Initial trials of stem cell treatment for hypoplastic left heart syndrome have proven to be both safe and effective for children with the congenital defect.

Researchers from Okayama University have developed a method to treat the congenital heart defect known as hypoplastic left heart syndrome [HLHS] by utilizing a specialized cardiac stem cell.  In a Phase I clinical trial conducted on children suffering from HLHS, the scientists concluded that, because the young stem cells in children are more abundant and self-renewing than those in adults, intracoronary injection of stem cells is a safe and feasible approach to treating the condition. Continue reading

Stroke-Induced Brain Damage Prevented by Stem Cells.

Stem cells have been found to prevent neurological damage to GCI stroke victims.

In a recently published study from the Hallym University College of Medicine, researchers have applied mesenchymal stem cells [MSCs] to animal models afflicted with global cerebral ischemia [GCI] to successfully reduce the associated neuronal damage.  When compared to those that received no treatment, animals that received MSCs displayed a significant decrease in cell death, inflammation to the brain, and disruption of the blood brain barrier. Continue reading

Type 1 Diabetes Reversed by Integrating Mesenchymal Stem Cells.

MSCs and HCELL molecules track down islet cells and reverse inflammation.

According to a recently published study from the Brigham and Woman’s Hospital, mesenchymal stem cells [MSCs] have the ability to reverse type I diabetes by suppressing the auto-immune attack of islet cells.  Although the MSCs cannot be directly injected into the pancreas, the researchers utilized the surface adhesion molecule HCELL to hone the stem cells in on the inflamed islets, allowing them to normalize blood sugar levels without the use of insulin. Continue reading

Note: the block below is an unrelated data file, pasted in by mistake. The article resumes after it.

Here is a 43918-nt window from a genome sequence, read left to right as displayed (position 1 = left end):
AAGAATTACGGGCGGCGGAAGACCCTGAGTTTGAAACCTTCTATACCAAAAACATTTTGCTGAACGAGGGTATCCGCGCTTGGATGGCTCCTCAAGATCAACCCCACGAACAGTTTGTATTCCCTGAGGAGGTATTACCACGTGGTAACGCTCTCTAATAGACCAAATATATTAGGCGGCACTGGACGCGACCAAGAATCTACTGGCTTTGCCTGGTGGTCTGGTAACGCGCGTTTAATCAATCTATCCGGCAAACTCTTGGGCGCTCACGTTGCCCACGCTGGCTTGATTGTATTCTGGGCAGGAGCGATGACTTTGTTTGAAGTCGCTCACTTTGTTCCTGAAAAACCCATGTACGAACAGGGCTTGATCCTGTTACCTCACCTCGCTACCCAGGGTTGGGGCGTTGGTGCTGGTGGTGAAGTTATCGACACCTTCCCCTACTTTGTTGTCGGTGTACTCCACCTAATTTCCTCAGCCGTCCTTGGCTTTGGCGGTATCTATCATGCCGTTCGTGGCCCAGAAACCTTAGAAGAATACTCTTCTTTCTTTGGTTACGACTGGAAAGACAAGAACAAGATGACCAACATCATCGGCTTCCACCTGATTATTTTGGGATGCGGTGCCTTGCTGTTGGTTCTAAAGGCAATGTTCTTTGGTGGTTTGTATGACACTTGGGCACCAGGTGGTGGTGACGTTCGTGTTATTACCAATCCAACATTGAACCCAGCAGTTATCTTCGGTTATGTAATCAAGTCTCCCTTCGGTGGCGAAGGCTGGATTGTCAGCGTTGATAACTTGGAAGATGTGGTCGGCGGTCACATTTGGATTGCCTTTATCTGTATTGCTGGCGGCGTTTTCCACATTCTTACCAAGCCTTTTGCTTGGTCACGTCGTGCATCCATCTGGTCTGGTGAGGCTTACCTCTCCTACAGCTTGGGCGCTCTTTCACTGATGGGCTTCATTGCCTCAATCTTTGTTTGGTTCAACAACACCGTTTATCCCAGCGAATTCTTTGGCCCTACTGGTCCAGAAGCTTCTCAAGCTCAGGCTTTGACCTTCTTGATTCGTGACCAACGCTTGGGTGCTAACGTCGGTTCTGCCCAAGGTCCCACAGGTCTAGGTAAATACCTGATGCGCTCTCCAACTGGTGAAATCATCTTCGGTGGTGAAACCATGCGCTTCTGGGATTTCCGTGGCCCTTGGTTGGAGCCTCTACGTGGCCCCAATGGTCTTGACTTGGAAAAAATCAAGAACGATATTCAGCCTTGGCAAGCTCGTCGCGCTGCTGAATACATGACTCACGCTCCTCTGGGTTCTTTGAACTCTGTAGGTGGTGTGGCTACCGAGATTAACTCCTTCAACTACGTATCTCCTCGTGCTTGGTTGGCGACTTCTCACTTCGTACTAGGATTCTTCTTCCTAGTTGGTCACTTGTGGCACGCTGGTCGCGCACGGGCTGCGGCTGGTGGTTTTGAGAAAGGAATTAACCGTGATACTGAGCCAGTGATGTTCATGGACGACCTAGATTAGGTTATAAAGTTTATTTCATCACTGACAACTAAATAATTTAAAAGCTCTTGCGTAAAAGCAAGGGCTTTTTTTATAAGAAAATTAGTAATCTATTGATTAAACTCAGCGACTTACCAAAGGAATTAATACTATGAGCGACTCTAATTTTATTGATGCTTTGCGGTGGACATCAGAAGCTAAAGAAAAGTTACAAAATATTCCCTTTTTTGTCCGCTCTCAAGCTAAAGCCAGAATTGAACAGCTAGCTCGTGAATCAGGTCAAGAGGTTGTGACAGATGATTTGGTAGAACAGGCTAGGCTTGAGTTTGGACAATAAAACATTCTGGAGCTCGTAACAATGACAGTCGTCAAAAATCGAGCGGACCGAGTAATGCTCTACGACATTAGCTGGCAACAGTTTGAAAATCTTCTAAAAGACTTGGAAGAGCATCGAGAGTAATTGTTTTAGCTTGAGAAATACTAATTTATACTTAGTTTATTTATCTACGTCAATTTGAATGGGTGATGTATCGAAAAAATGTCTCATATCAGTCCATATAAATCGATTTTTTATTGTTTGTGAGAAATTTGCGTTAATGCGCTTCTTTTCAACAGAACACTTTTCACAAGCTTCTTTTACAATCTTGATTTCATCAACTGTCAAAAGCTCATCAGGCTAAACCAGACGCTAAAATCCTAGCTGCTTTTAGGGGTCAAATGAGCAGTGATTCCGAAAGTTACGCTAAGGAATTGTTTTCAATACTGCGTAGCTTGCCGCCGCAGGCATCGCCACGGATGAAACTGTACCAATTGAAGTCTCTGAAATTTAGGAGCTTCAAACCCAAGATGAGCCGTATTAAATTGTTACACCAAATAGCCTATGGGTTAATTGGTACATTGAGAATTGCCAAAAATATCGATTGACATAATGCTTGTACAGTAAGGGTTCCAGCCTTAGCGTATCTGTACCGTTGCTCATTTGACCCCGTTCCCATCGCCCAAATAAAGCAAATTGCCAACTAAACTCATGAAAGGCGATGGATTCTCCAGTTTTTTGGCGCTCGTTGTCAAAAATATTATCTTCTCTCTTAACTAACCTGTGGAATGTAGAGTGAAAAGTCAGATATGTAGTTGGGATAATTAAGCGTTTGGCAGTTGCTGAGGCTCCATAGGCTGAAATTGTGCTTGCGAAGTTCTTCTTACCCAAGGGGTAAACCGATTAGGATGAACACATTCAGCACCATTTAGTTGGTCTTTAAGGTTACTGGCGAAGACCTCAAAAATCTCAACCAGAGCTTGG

Atherosclerotic Lesions Prevented by MSCs

Stem cells were found to reduce plaque in patients with atherosclerosis.

According to new research from the National Yang-Ming University, mesenchymal stem cells [MSCs] hold the ability to limit atherosclerotic plaque formation, thereby preventing the onset of harmful endothelial lesions. The research team, led by Shih-Chieh Hung, transplanted MSCs into animal models with atherosclerosis and observed significant reduction in plaque formation. They also saw an increase in blood vessel dilation, which prevents further plaque development, indicating good endothelial health. Continue reading

Sniffing Out Parkinson’s Disease With Stem Cells

Stem Cells found in the nose produce neurons that may be able to treat neurodegenerative diseases.

German scientists at the University of Bielefeld and Dresden University of technology have produced neurons from inferior turbinate stem cells [ITSC], a cell type that is typically discarded during sinus surgery, as a potential treatment for Parkinson’s disease.  After transplanting the ITSCs into an animal model suffering from Parkinson’s, the researchers observed full functional restoration and significant behavioral recovery in the subjects without any adverse side effects. Continue reading

Lung Regeneration Made Possible through Stem Cells.

Scientists have found a stem cell line that specializes in restoring lung tissue

Jackson Laboratory scientists have identified the adult lung stem cells p63+/Krt5+ as the specific cell line that specializes in lung regeneration.  In an animal model, professors Frank McKeon, Ph.D. and Wa Xian, Ph.D. observed as the p63+/Krt5+, which typically mature into the lungs’ alveoli, responded to lung damage caused by the H1N1 influenza virus by migrating to the sites of inflammation and restoring the lost tissue. Continue reading